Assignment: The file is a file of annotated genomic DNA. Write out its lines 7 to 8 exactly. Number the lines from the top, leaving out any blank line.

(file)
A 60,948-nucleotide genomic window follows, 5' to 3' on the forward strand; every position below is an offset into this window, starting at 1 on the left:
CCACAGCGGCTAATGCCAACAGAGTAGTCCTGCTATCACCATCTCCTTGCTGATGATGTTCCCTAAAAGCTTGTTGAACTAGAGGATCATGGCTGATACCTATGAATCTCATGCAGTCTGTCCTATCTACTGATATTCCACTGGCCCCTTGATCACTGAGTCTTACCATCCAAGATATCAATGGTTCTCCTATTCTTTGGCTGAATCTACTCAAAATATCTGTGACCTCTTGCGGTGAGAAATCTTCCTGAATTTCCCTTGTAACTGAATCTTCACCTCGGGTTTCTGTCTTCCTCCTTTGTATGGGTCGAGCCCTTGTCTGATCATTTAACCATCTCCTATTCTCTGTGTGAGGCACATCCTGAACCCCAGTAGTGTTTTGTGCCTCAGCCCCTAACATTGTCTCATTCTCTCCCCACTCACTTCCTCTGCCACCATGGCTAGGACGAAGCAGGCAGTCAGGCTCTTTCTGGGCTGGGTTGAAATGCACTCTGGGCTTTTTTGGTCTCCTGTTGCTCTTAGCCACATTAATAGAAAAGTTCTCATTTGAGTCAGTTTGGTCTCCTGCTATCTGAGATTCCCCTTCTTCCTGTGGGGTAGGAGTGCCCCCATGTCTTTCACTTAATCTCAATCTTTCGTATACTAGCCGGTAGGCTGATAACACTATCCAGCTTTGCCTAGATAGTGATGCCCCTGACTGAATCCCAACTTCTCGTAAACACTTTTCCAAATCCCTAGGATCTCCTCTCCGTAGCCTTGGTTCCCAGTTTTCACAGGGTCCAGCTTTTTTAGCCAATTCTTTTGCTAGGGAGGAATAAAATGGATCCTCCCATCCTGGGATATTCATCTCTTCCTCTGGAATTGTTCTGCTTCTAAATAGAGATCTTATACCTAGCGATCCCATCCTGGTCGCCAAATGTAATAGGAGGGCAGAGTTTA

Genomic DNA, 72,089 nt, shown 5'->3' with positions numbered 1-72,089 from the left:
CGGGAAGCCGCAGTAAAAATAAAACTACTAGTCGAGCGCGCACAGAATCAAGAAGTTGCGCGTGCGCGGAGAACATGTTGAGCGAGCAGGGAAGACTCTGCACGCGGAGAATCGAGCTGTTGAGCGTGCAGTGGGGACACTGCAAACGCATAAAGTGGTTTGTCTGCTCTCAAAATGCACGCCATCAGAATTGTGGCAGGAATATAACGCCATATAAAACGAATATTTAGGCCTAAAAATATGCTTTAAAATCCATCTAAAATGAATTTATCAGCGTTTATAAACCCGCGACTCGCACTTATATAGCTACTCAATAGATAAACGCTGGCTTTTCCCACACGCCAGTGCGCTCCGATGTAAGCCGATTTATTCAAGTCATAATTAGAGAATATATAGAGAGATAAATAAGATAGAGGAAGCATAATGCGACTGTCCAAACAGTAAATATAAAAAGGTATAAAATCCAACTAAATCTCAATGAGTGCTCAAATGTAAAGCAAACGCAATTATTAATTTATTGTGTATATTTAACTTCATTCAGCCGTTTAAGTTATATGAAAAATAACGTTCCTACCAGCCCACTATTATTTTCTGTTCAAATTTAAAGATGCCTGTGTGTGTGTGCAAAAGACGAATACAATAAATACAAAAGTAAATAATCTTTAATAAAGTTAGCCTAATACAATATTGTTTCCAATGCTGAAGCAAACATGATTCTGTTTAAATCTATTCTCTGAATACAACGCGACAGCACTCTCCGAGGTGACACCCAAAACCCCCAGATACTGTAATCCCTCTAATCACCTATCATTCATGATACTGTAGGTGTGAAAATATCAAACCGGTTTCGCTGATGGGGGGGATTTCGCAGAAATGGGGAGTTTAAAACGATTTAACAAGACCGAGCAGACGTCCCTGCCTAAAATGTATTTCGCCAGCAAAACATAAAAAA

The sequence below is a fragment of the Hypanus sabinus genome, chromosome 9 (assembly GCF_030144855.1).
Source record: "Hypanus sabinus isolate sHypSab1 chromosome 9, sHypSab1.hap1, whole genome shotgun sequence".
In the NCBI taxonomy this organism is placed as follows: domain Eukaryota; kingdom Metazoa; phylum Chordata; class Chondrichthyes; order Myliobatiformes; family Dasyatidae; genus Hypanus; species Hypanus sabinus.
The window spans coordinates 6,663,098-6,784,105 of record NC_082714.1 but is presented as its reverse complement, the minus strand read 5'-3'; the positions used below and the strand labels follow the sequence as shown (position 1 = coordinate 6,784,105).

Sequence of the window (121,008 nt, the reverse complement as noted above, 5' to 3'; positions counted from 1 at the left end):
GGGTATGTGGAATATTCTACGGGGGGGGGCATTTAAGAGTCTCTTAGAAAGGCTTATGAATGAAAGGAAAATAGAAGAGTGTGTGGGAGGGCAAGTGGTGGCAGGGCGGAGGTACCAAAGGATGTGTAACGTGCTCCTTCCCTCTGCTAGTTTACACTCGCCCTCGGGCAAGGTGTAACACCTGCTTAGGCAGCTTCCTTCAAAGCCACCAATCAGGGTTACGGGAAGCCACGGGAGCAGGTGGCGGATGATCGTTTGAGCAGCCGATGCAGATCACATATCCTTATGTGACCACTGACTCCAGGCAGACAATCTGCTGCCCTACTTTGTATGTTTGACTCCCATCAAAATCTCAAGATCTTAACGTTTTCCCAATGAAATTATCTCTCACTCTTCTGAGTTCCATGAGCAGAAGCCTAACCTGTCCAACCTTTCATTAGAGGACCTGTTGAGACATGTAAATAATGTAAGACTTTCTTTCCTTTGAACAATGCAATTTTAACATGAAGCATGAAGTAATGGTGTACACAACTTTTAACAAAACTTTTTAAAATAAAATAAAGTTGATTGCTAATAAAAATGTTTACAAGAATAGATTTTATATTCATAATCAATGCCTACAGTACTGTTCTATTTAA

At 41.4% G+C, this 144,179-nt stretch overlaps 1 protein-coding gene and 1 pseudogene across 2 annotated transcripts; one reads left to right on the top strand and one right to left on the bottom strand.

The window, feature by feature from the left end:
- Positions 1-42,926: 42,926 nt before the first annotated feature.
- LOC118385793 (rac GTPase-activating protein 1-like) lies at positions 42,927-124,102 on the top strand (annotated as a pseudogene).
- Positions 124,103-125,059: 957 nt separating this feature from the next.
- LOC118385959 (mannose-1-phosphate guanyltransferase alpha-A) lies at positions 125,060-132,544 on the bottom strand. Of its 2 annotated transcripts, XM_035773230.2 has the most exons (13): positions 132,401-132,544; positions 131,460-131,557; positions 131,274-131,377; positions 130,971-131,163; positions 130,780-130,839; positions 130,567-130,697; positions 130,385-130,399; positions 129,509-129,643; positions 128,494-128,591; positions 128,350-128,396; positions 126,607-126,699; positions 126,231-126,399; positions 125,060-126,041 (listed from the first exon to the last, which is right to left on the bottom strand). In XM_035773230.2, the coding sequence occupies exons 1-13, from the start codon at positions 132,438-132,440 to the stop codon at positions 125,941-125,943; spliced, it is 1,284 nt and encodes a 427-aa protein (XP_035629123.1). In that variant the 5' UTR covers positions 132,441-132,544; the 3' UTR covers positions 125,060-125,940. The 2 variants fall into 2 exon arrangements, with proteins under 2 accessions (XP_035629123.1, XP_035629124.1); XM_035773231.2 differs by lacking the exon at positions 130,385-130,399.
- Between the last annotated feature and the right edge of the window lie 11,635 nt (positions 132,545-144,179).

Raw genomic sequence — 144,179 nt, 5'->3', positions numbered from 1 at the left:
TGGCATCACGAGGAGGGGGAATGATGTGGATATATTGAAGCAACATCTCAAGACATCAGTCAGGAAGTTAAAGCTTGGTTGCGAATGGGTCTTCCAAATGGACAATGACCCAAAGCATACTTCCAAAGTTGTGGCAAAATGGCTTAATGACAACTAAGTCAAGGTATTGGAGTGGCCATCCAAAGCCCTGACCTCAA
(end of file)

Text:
In the NCBI taxonomy this organism is placed as follows: domain Eukaryota; kingdom Metazoa; phylum Chordata; class Chondrichthyes; order Myliobatiformes; family Dasyatidae; genus Hypanus; species Hypanus sabinus.
The window spans coordinates 6,663,098-6,784,105 of record NC_082714.1 but is presented as its reverse complement, the minus strand read 5'-3'; the positions used below and the strand labels follow the sequence as shown (position 1 = coordinate 6,784,105).